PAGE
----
I interrupt this regular scheduled post about cupcakes to bring you 2 things...
First, I'm putting Project Cupcake on a brief hiatus for December. After some contemplation I have decided that keeping up with cupcakes and my holiday baking while working full time, plus my normal everyday life responsibilities is just too much at once. And, since I can't quit my job, and the house still has to be cleaned one of my baking items had to go. Since I give Christmas cookies as gifts to friends and family not baking for the holidays just wasn't an option, so I decided to take a little break from cupcakes. But don't worry, come 2012 we'll be back on track.
Second, since I've been sick the past couple days (I have a head cold that is getting the best of me) I haven't baked anything. I don't want to potentially infect anyone with my germs. Therefore, I'm bringing you a blast from the fairly-recent past. If you can't have cupcakes... why not have cake?
As I've mentioned before (I think) co-workers occasionally ask me to make cakes for birthdays, bridal showers, etc. This request was for 2 birthday cakes, one for a 6-year-old (I think) boy, and a 2-year-old (I'm positive) girl, brother and sister. Their birthdays are about a week apart and I made their cakes last year as well... repeat customers! Trevor wanted a Lightning McQueen cake (a character from the movie Cars for those who don't know), and Kate doesn't care because she's 2, but her mom asked for something pretty and girly and sent a picture of a cake she liked to serve as inspiration for me.
Before starting each cake I did some Google image searching to learn everything there is to learn about what Lightning McQueen looks like. I had a base knowledge of what he looks like, but I needed specific details. I found some good images and saved a few on my computer of Lightning McQueen from several different angles (yowza!). I continued my Google searching to see what other people had done to make Lightning McQueen cakes because this would be my first attempt at truly sculpting a cake and making it 3D. I didn't want it to be a complete failure and ruin Trevor's birthday party. No cake equals no fun, at least it does at my birthday parties.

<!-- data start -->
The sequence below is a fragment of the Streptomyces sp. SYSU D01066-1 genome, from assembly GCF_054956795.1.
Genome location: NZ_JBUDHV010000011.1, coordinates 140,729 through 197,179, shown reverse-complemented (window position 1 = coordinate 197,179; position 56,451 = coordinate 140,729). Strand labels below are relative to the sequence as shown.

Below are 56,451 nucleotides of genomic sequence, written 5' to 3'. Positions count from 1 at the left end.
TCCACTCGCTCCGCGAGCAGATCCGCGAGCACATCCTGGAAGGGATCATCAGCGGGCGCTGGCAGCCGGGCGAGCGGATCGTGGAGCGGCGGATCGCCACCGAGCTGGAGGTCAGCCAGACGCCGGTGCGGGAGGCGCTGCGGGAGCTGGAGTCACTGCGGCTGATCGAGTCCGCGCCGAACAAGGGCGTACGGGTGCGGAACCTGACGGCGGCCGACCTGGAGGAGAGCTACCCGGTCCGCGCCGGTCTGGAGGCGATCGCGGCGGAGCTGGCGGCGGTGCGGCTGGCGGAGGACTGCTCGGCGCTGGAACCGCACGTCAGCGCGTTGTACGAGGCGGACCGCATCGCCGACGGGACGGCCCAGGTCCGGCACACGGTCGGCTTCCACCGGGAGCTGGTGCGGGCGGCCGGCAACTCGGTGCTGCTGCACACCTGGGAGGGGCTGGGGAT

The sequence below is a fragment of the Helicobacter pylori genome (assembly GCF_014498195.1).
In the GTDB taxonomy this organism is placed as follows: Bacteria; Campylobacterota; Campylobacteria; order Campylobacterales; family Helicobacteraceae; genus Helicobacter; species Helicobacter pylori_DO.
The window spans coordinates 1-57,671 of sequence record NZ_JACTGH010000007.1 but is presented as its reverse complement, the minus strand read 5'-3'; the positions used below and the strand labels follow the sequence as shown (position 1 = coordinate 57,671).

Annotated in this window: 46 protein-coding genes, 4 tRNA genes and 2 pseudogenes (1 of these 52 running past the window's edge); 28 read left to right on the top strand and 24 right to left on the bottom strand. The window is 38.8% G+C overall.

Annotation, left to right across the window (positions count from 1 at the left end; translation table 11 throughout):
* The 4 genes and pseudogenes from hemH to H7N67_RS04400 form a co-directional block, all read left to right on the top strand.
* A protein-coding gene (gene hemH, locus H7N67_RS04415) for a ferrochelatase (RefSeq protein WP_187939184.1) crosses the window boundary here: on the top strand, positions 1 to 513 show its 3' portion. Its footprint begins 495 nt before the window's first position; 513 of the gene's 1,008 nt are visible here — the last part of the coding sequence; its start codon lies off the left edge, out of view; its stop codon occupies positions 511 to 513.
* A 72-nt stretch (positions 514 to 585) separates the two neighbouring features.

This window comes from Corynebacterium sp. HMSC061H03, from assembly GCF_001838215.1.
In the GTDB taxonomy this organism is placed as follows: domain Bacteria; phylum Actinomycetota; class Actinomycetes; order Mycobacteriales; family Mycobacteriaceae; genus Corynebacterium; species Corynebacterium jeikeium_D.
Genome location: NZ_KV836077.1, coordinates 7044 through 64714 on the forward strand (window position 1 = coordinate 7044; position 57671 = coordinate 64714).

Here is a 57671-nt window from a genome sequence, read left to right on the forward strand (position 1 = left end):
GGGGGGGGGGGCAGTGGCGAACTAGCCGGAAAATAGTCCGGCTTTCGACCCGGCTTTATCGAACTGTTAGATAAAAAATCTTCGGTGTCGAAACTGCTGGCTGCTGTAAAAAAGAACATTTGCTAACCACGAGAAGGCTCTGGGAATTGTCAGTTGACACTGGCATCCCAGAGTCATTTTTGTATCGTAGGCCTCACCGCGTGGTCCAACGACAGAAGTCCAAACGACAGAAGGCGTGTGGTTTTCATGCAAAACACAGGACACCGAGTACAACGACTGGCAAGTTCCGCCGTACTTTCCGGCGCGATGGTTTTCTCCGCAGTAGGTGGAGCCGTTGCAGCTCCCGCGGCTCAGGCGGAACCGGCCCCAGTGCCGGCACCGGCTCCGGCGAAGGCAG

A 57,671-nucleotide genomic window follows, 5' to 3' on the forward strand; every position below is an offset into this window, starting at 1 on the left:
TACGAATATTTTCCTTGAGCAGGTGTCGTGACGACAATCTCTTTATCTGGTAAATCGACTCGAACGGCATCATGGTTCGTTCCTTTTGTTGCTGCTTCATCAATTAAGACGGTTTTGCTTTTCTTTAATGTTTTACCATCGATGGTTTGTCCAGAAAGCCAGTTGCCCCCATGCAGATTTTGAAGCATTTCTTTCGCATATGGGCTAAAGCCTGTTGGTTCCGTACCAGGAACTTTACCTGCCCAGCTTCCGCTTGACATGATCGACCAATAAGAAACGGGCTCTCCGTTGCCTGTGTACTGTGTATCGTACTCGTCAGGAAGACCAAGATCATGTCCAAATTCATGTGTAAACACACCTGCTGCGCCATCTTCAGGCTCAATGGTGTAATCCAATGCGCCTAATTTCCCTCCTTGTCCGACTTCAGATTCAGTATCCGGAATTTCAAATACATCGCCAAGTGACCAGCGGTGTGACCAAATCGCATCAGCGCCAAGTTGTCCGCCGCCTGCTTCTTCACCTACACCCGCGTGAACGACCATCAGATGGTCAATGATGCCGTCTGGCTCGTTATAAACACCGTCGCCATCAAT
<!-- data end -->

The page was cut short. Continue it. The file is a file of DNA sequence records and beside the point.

After completing my research I decided to make 2 9x13 cakes and layer them. Then I would sculpt from there. Plus with using 2 9x13 pans I knew exactly how many batches of batter I would need. The cakes were both chocolate, so I used the same recipe for both cakes and just tripled it to have enough batter for both. It worked out perfectly.
I wasn't sure how to start sculpting, but I know from my sculpture classes in college that once you take something away, you can't really put it back (Mom and Dad would be so proud that I'm using those tuition dollars!). There's a little more wiggle room with cakes, since frosting is a baker's form of glue, but still, I'd rather not have to go that route. In my Google research someone suggested drawing out the form of the car on a piece of paper and then putting it against the side of the cake and carving along the edges of that to get the shape. This seemed like a great idea, so that's what I did. It worked out great and I got the basic shape of the cake. I did a little more carving around the edges and "touching up" to get as close to the shape of the car as possible. To be honest, it looked a little wider than I liked, but overall I was pretty pleased with my first attempt at sculpting a cake. Once the sculpting was complete I threw on 2 layers of vanilla buttercream frosting and popped that baby in the fridge.